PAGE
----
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Weedman v. Steff

United States District Court, W.D. Kentucky, Owensboro Division

July 2, 2019

CHARLES WEEDMAN PLAINTIFF
v.
STEVE STEFF DEFENDANT

          MEMORANDUM OPINION

          Joseph H. McKinley Jr., Senior Judge

         This matter is before the Court on initial review of Plaintiff Charles Weedman's pro se, in forma pauperis complaint pursuant to 28 U.S.C. § 1915(e)(2). For the reasons that follow, the Court will dismiss the action.

         I.

         Plaintiff[1] initiated this action by filing his complaint on a form for filing an employment discrimination claim. He names Steve Steff, plumber and landlord, as Defendant.

         As his statement of the claim, Plaintiff alleges:

On or about October 15th 2018 our Land Loard had our water turned off to try and force me and my wife out of the House we rent. Steve St[e]ff is the Land Loard that did this. Our Neighbor that works for Steve told me and my wife the reason He [] did this was I had a accident with a dog. and as of 1-4-2019 we still have no water. This has caused me an my wife hardship. We have had probls tacking baths doing laundry and cooking - dishe's - and keeping a clean house and is still going on as of 1-4-2019.

         Elsewhere in the complaint form, Plaintiff makes the following additional allegations:

Steve Steff Land Lord had our water turned off and told our Neighbor that works and rents also from Steve Steff that the reason he did this was I accidentally drag a dog with my truck. I forgot the dog was tied to it becoase the dog was not mine an I was not use to the dog being at my house it was not our dog. an I do have a brain injry and forget a lot. Our Land Lord had our water turned off even thow the Bill was payed in full. in our name and had nothing to do with Steve our Land Lord we payed the bill and the deposit also. City Hall aloud Steve to have our water turned off for No reason. when No bill was owed . . . City Hall will not talk to me or my wife they hang up when we call them an ask why our water was turned off. I am also filing on them also over this . . . . I am sending a copy of the deposit to show check stud to show were our deposit was mailed to us for No reason! from the City.

         Additionally, on the employment-discrimination complaint form, as discriminatory conduct, Plaintiff checkmarks the box for “Failure to accommodate my disability, ” and as the basis of discrimination, he checkmarks the box for “disability or perceived disability” and specifies, “I am Disable an my wife also. . . . I had a bike wreck 12 years [] ago that gave me a Brain injury is why I am disable.” As relief, Plaintiff asks that “Steve Steff have our water turned on. And that Steve can't evict us. And pay me and my wife a thousand a month a pice for the hardship this is causeing us. And that we should not have to pay rent as long as this is going on.”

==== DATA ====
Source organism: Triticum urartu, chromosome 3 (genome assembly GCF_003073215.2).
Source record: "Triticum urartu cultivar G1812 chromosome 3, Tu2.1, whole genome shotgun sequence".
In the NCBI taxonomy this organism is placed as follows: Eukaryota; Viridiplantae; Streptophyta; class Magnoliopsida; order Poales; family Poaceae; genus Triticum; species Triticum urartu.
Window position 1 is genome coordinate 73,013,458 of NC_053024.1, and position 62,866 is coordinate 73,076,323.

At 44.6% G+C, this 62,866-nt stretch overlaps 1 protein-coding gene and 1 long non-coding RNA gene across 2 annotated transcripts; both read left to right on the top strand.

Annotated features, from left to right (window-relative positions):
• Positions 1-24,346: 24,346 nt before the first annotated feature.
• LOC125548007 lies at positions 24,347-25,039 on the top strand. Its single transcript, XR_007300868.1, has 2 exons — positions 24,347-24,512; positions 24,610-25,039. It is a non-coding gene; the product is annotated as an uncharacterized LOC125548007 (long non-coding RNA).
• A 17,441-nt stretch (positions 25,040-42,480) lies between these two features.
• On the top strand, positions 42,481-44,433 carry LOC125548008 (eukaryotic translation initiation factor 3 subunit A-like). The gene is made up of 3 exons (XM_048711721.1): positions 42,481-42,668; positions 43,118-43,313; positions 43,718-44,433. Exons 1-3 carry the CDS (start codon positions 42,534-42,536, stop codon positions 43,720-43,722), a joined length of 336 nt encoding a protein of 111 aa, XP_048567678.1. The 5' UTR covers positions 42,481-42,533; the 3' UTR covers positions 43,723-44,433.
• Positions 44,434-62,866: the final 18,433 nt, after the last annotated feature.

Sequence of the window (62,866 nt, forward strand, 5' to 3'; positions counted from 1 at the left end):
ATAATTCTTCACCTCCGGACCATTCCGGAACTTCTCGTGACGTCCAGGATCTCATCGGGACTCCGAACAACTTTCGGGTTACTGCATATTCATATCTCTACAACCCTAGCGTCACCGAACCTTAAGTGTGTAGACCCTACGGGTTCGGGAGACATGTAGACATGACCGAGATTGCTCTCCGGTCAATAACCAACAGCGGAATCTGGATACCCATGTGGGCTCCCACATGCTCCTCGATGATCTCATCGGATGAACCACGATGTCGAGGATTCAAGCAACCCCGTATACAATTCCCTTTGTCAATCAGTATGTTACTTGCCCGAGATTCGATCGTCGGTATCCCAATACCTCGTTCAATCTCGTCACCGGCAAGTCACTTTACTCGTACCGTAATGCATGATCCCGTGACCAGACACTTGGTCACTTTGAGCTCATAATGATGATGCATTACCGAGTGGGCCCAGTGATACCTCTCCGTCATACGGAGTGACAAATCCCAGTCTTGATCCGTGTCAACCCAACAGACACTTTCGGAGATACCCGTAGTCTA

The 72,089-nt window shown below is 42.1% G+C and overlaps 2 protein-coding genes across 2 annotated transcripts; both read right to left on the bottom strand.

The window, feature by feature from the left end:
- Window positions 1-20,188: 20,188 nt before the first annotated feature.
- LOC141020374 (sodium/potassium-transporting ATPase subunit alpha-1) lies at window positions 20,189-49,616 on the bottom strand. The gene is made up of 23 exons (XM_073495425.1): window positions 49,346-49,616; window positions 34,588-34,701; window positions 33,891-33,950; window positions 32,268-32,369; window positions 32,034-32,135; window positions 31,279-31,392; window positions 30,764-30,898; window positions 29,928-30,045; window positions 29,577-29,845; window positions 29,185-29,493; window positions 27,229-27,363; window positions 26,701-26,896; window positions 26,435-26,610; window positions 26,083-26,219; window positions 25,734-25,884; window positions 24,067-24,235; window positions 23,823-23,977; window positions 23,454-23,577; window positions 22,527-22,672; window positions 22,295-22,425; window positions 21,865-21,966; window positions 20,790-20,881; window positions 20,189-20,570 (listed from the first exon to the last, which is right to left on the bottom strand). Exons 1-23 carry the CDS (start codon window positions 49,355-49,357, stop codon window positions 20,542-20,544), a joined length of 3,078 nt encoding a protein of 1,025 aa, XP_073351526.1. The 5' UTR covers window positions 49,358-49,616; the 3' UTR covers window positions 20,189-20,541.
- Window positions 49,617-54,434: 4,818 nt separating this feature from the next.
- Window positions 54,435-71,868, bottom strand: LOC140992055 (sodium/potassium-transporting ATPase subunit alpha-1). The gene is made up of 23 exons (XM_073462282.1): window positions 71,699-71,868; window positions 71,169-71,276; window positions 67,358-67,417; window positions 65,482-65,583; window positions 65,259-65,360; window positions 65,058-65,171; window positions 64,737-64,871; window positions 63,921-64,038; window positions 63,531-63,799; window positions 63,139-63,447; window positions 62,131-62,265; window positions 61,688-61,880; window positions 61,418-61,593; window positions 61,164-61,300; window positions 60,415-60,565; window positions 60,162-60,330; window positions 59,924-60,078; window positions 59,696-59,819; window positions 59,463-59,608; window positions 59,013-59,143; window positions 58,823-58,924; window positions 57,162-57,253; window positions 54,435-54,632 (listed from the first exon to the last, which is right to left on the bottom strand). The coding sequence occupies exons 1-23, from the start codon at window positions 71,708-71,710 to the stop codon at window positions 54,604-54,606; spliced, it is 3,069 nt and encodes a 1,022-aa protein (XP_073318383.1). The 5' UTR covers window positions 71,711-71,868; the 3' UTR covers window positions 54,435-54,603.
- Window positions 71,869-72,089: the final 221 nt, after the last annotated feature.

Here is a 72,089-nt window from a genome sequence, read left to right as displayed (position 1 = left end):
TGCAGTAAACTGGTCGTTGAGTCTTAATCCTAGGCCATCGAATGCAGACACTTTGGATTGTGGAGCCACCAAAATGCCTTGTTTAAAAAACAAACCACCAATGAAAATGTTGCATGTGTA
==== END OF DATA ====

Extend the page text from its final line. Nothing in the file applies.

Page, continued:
II.

         Because Plaintiff is proceeding in forma pauperis, the Court must review the complaint and amended complaint under 28 U.S.C. § 1915(e). Because Plaintiff is proceeding in forma pauperis, the Court must review the complaint under 28 U.S.C. § 1915(e). McGore v. Wrigglesworth, 114 F.3d 601, 608-09 (6th Cir. 1997), overruled on other grounds by Jones v. Bock, 549 U.S. 199 (2007). On review, a district court must dismiss a case at any time if it determines that the action is frivolous or malicious, fails to state a claim upon which relief may be granted, or seeks monetary relief from a defendant who is immune from such relief. 28 U.S.C. § 1915(e)(2)(B).

         A claim is legally frivolous when it lacks an arguable basis either in law or in fact. Neitzke v. Williams, 490 U.S. 319, 325 (1989). The trial court may, therefore, dismiss a claim as frivolous where it is based on an indisputably meritless legal theory or where the factual contentions are clearly baseless. Id. at 327.

         In order to survive dismissal for failure to state a claim, “a complaint must contain sufficient factual matter, accepted as true, to ‘state a claim to relief that is plausible on its face.'” Ashcroft v. Iqbal, 556 U.S. 662, 678 (2009) (quoting Bell Atl. Corp. v. Twombly, 550 U.S. 544, 570 (2007)). “A claim has facial plausibility when the plaintiff pleads factual content that allows the court to draw the reasonable inference that the defendant is liable for the misconduct alleged.” Id. (citing Twombly, 550 U.S. at 556). “[A] district court must (1) view the complaint in the light most favorable to the plaintiff and (2) take all well-pleaded factual allegations as true.” Tackett v. M & G Polymers, USA, LLC, 561 F.3d 478, 488 (6th Cir. 2009) (citing Gunasekera v. Irwin, 551 F.3d 461, 466 (6th Cir. 2009) (citations omitted)).

         Although courts are to hold pro se pleadings “to less stringent standards than formal pleadings drafted by lawyers, ” Haines v. Kerner, 404 U.S. 519 (1972), this duty to be less stringent “does not require us to conjure up unpled allegations, ” McDonald v. Hall, 610 F.2d 16, 19 (1st Cir. 1979), or to create a claim for a plaintiff. Clark v. Nat'l Travelers Life Ins. Co., 518 F.2d 1167, 1169 (6th Cir. 1975). To command otherwise would require courts “to explore exhaustively all potential claims of a pro se plaintiff, [and] would also transform the district court from its legitimate advisory role to the improper ...


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